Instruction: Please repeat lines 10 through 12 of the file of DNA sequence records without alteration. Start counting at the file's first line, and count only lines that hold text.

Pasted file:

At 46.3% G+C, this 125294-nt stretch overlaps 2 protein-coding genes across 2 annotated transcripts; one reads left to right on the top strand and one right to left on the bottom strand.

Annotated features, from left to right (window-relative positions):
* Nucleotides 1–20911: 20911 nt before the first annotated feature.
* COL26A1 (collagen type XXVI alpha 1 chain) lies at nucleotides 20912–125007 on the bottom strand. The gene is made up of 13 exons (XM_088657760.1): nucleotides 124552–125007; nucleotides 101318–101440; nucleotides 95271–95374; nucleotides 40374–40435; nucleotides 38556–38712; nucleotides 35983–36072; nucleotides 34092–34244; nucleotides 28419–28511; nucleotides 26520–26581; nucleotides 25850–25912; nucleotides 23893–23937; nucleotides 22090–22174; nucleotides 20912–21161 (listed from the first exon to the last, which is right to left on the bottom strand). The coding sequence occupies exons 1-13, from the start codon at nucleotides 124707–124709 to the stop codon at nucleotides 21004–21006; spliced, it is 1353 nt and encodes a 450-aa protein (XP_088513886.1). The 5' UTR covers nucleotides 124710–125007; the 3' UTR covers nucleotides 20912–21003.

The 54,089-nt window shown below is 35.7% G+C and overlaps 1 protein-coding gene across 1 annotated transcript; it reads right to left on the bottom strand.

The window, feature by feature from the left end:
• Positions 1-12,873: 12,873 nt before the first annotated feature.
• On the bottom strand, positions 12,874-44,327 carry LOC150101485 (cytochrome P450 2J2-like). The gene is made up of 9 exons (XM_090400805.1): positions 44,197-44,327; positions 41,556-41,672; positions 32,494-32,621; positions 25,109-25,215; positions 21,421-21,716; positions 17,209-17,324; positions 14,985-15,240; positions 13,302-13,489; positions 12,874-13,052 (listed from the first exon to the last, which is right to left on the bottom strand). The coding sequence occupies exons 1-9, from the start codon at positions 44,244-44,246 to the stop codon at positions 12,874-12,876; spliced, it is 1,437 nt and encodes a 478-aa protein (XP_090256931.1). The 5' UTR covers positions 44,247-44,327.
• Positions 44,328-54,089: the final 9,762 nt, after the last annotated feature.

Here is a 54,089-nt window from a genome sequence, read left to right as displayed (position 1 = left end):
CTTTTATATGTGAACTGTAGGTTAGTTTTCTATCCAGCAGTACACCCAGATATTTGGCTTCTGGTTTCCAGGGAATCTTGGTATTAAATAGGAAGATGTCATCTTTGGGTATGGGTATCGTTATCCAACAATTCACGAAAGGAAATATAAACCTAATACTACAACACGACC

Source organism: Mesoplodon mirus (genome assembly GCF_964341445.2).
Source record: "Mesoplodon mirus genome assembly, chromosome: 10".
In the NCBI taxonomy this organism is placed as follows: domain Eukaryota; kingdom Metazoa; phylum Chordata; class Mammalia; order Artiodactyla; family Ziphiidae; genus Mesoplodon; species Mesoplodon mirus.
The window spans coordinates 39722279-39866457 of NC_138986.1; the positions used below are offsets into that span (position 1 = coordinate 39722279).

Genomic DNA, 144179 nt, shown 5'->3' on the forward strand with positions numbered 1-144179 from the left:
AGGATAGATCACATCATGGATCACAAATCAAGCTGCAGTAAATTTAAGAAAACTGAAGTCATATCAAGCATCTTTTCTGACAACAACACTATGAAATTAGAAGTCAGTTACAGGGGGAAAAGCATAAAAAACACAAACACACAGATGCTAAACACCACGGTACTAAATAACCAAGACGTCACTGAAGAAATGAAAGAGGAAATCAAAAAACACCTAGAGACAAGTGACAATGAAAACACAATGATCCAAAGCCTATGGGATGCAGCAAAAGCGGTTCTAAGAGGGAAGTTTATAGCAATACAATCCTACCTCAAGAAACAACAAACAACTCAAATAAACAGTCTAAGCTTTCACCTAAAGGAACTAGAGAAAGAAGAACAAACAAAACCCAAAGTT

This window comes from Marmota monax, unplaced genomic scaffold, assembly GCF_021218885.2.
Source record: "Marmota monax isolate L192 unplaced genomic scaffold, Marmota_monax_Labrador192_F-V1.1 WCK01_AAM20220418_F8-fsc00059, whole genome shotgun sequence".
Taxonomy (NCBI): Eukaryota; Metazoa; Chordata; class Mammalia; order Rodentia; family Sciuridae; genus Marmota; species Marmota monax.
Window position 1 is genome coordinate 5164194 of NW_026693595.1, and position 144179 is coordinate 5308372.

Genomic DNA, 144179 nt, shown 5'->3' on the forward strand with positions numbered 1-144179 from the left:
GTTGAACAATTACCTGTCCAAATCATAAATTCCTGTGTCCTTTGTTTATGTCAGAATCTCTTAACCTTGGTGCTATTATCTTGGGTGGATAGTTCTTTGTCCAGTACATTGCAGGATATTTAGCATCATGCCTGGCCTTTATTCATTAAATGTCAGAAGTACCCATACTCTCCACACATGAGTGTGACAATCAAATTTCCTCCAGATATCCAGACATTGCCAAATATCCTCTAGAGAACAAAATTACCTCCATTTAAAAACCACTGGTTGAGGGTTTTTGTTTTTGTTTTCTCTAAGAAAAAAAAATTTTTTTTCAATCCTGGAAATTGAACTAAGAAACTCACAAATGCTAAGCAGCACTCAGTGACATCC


Here is a 54,089-nt window from a genome sequence, read left to right as displayed (position 1 = left end):
CTTTTATATGTGAACTGTAGGTTAGTTTTCTATCCAGCAGTACACCCAGATATTTGGCTTCTGGTTTCCAGGGAATCTTGGTATTAAATAGGAAGATGTCATCTTTGGGTATGGGTATCGTTATCCAACAATTCACGAAAGGAAATATAAACCTAATACTACAACACGACC

Source organism: Mesoplodon mirus (genome assembly GCF_964341445.2).